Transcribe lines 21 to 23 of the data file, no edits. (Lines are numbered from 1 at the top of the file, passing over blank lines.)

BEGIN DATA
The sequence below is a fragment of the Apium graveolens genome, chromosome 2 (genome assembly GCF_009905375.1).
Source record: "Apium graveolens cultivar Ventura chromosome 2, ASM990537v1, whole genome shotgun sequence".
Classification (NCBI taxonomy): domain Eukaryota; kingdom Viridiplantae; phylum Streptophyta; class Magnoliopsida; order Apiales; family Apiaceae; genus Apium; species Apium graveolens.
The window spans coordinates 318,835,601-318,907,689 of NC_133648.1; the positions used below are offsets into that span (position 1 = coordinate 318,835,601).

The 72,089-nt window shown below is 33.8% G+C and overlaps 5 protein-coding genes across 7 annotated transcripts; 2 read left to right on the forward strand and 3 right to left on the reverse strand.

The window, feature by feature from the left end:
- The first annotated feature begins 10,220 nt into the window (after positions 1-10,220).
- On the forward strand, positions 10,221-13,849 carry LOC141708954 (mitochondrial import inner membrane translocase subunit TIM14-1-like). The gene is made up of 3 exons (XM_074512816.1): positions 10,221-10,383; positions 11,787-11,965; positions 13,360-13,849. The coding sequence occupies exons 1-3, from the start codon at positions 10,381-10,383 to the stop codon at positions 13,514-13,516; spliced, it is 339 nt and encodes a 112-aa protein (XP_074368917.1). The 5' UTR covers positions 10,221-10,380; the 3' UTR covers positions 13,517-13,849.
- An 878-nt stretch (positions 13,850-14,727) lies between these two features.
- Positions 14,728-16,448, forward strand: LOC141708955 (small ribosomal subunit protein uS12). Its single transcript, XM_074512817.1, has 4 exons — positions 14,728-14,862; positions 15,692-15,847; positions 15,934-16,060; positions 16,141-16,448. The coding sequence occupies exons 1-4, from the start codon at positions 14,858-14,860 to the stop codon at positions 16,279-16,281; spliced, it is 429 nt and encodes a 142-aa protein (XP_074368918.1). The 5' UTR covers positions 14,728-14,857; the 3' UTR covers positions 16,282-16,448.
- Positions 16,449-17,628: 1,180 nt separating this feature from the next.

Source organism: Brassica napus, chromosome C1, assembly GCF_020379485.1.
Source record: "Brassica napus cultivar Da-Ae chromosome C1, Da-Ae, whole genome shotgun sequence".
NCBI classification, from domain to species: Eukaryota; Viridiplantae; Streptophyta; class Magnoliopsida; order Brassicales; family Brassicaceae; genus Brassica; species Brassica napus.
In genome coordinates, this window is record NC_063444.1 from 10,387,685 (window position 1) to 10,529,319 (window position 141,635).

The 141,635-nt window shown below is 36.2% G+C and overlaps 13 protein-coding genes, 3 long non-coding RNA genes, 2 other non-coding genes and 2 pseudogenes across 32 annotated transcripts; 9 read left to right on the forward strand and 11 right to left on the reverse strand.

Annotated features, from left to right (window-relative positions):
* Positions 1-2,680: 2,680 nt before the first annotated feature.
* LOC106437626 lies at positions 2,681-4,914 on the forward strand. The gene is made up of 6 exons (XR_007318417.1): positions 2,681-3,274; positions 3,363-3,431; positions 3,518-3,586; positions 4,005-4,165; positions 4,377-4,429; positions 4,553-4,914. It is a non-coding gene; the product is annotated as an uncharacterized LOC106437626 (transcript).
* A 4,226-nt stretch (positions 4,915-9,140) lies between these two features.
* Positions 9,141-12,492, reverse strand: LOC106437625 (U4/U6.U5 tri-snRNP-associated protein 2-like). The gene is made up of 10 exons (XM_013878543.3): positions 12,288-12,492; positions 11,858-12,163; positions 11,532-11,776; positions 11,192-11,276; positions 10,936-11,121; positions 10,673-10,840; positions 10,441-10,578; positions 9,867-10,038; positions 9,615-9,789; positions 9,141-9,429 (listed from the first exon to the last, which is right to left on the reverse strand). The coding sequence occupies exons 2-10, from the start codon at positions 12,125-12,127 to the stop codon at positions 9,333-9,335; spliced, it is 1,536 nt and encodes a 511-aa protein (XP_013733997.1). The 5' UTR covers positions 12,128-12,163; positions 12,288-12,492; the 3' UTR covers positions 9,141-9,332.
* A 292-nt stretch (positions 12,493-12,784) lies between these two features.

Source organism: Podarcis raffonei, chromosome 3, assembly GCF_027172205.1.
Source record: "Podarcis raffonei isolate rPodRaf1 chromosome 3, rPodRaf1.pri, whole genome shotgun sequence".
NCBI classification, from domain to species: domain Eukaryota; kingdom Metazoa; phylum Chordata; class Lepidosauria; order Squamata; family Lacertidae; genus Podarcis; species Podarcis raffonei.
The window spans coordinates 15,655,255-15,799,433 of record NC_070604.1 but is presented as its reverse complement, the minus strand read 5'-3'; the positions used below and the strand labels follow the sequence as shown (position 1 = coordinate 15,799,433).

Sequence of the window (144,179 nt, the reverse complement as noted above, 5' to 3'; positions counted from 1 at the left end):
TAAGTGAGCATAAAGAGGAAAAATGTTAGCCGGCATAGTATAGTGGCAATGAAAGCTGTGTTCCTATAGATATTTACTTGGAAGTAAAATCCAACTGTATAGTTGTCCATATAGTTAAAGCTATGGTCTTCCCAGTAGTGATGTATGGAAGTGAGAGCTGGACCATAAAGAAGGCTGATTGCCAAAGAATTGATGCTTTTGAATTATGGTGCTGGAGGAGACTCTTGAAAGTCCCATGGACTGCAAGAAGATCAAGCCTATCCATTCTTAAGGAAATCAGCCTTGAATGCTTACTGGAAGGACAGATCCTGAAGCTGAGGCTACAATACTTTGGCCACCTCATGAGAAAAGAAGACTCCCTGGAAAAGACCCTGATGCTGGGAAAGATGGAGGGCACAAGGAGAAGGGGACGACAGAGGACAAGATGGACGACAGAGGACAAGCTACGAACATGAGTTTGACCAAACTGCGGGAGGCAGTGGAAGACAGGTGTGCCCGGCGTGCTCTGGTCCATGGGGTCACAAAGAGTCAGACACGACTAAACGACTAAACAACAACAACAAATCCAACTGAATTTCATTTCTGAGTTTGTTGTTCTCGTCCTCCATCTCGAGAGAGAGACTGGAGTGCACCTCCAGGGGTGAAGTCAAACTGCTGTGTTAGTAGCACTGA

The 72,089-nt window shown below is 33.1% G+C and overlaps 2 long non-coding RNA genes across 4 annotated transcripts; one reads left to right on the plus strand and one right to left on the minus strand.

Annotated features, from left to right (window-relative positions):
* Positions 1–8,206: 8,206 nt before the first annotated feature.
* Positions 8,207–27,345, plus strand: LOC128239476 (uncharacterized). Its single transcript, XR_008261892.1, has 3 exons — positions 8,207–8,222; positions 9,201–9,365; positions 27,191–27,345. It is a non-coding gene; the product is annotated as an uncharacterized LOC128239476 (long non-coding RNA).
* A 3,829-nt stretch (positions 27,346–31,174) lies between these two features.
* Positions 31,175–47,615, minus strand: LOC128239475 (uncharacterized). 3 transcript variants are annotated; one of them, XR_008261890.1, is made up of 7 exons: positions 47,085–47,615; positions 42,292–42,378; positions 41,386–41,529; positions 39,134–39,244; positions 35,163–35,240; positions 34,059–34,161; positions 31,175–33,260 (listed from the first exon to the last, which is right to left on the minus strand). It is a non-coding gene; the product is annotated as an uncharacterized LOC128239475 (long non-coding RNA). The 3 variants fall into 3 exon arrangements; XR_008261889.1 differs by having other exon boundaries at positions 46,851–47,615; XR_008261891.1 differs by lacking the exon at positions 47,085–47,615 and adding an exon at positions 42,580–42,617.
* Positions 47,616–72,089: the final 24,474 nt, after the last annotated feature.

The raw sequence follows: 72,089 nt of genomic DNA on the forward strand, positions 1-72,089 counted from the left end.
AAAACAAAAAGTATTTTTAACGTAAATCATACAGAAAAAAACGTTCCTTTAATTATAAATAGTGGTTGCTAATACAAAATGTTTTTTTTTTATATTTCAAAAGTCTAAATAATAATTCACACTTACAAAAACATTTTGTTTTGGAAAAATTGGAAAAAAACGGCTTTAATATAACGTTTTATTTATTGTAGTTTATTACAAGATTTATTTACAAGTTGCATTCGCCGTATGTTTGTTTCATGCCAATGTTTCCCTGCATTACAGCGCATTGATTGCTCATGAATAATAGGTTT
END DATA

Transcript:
* Positions 9,141-12,492, reverse strand: LOC106437625 (U4/U6.U5 tri-snRNP-associated protein 2-like). The gene is made up of 10 exons (XM_013878543.3): positions 12,288-12,492; positions 11,858-12,163; positions 11,532-11,776; positions 11,192-11,276; positions 10,936-11,121; positions 10,673-10,840; positions 10,441-10,578; positions 9,867-10,038; positions 9,615-9,789; positions 9,141-9,429 (listed from the first exon to the last, which is right to left on the reverse strand). The coding sequence occupies exons 2-10, from the start codon at positions 12,125-12,127 to the stop codon at positions 9,333-9,335; spliced, it is 1,536 nt and encodes a 511-aa protein (XP_013733997.1). The 5' UTR covers positions 12,128-12,163; positions 12,288-12,492; the 3' UTR covers positions 9,141-9,332.
* A 292-nt stretch (positions 12,493-12,784) lies between these two features.

Source organism: Podarcis raffonei, chromosome 3, assembly GCF_027172205.1.